A CV is often the first introduction to the leadership quality of a man or woman and their reputation, career history, qualifications, and achievements. Sometimes through networking, a conference, or a recruiter introduction, an alternative introduction is provided. When companies are looking to add talent to their ranks, provide a framework for development, or fill succession plans, what are the 6 essential attributes to look for? Note – these may not be captured by an electronic screening tool, a 9-box grid, or an associate tasked with providing a shortlist!
1. Track-record of success
This may not necessarily be equivalent to long duration in corporate roles! Measured successes, tangible results, and notable transformational achievements, are all critical to knowing whether the individual can deliver. A CV that paints a picture of achievement over a 10-year career in the same company, may not be as impressive as one that shows significant achievements in 4 companies over the same time-period. A lot depends on what the company is looking for – most don’t necessarily want a slow burner, but neither do they want a firecracker.
A leader who has been with the same organization for 20-30 years may demonstrate commitment, application, and an ability to assimilate. But this may also demonstrate a degree of comfort, homogeneity, and myopia. The company may value stability and long-term application, but this may not provide differentiation in change, pace, and agility? This last attribute is often argued as one of the most sought after in leaders, and it is frequently learned through experiences that expand, challenge, and discomfort them. These can be found in multiple CV references, either in the same company or in many.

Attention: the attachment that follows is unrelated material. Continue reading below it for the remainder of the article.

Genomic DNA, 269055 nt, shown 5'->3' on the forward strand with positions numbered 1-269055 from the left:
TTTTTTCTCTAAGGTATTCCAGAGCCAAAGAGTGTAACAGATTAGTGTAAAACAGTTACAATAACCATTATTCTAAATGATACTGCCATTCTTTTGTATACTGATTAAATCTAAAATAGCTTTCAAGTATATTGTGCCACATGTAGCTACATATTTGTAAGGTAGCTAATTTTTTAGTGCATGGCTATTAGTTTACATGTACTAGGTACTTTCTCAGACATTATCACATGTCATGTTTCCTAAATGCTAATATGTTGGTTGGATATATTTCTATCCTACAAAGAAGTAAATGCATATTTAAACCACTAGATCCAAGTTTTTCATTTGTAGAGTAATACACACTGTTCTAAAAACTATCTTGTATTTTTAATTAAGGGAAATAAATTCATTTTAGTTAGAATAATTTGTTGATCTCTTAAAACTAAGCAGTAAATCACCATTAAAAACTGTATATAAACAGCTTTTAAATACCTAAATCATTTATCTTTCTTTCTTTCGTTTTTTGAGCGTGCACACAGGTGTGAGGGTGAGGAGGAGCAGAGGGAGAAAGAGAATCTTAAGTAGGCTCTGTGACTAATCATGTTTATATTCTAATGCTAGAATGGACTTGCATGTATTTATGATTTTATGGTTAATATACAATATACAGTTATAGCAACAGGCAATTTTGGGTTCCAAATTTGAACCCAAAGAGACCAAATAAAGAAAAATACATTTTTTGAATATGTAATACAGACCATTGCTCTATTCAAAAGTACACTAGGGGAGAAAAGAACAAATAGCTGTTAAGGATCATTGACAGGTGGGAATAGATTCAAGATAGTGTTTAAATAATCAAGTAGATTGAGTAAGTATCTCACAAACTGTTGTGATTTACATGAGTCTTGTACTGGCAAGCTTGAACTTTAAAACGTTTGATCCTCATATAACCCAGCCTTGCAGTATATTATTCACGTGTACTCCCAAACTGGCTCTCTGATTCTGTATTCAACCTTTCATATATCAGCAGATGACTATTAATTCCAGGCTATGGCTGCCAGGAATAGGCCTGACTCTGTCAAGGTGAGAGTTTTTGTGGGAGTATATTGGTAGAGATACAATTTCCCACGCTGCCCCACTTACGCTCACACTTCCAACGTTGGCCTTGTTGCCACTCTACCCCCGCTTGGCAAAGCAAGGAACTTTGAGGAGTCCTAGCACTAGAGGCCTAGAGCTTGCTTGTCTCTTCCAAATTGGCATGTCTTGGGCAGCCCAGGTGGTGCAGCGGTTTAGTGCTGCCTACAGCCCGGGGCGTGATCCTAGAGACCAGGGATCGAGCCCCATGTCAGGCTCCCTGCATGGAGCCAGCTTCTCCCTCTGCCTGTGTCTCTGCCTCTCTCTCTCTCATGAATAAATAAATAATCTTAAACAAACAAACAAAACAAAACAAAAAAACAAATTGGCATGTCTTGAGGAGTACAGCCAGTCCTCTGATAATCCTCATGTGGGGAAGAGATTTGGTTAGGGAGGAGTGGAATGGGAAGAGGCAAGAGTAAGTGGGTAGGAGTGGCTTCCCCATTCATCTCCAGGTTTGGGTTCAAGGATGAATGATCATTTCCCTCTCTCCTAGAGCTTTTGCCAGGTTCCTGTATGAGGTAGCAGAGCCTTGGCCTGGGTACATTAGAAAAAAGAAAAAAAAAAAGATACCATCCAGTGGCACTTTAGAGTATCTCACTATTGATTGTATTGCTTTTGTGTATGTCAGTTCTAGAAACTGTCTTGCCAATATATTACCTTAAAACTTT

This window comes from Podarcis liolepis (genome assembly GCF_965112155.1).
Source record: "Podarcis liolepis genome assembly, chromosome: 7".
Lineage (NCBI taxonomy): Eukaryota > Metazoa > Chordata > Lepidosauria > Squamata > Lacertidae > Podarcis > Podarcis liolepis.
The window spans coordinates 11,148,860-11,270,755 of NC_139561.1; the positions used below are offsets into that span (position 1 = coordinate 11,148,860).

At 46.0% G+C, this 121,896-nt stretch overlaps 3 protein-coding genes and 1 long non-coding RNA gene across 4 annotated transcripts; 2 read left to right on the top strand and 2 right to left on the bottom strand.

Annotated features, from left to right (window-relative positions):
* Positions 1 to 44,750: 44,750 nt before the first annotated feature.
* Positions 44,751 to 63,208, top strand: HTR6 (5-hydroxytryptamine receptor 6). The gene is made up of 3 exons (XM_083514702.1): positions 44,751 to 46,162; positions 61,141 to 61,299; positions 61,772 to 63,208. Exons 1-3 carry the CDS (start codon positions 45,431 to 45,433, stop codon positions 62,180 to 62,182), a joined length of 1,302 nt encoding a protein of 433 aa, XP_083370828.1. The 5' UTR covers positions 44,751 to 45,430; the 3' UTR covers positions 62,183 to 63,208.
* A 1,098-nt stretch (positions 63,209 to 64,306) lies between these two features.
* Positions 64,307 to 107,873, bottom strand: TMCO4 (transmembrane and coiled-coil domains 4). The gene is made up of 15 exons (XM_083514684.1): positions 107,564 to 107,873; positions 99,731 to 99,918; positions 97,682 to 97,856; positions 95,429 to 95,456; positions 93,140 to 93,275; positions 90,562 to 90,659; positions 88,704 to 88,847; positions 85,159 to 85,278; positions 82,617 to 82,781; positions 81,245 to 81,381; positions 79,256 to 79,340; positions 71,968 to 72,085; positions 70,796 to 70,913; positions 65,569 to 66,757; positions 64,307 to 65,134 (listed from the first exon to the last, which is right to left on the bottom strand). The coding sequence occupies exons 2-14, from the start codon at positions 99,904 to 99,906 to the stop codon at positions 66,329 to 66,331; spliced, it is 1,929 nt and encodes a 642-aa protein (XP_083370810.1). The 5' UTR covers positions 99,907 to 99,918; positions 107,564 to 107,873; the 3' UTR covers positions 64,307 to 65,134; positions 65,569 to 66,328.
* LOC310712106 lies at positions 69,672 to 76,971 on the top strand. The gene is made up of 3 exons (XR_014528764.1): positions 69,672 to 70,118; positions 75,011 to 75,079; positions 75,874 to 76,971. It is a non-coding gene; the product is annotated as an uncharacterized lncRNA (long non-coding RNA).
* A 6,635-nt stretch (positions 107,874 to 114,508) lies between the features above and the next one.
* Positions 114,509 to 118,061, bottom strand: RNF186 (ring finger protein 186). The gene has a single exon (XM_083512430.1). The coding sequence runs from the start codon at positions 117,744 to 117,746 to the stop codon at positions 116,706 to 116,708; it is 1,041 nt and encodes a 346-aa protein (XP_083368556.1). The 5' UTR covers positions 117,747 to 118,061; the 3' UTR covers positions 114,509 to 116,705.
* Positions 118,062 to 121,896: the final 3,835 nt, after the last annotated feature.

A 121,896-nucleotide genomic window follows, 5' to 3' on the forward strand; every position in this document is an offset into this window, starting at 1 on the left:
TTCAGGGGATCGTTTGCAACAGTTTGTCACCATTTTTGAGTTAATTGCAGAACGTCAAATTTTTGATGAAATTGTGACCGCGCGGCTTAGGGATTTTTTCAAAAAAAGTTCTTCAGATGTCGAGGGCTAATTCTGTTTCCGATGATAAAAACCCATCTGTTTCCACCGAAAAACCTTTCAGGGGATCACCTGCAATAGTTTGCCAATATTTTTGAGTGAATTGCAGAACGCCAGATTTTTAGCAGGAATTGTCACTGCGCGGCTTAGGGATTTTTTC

Companies undoubtedly benefit from diverse leadership – it brings a broad range of perspectives, applications, and experiences. It is also vital that leaders develop diversity within themselves – working in different industries, geographies, and possibly careers. Continual learning is a mark of an exceptional leader, and a CV that demonstrates this will bring the benefits of diversity to the role.
Any good leader needs to know what he or she is good at. And a CV should demonstrate a theme throughout of how the leader’s qualifications, experience, and ambitions, have brought value to companies and individuals. A leader should be able to articulate very clearly what core skills they excel in, and how these have been developed throughout their career.
A leader’s CV should show an outstanding list of qualifications, connections, and accolades. Some of the latter might be contained in references or letters of recommendation, but they should be forthcoming regardless. Credible companies worked for with significant roles and responsibilities held, are baseline requirements for a leader’s CV.
6. A story
Reading a CV should create some intrigue and fascination as well as being statistically impressive. It’s always more beneficial to have interesting leaders with stories to tell, than it is to have a dry personality who has just delivered objectives asked of them. Leaders lead people, and people respond positively to a leader with stories.
Focal Leadership (www.focalleadership.com) has helped clients to appoint, develop, and promote leaders within the context of an overall leadership development architecture which is informed by the 6 elements above.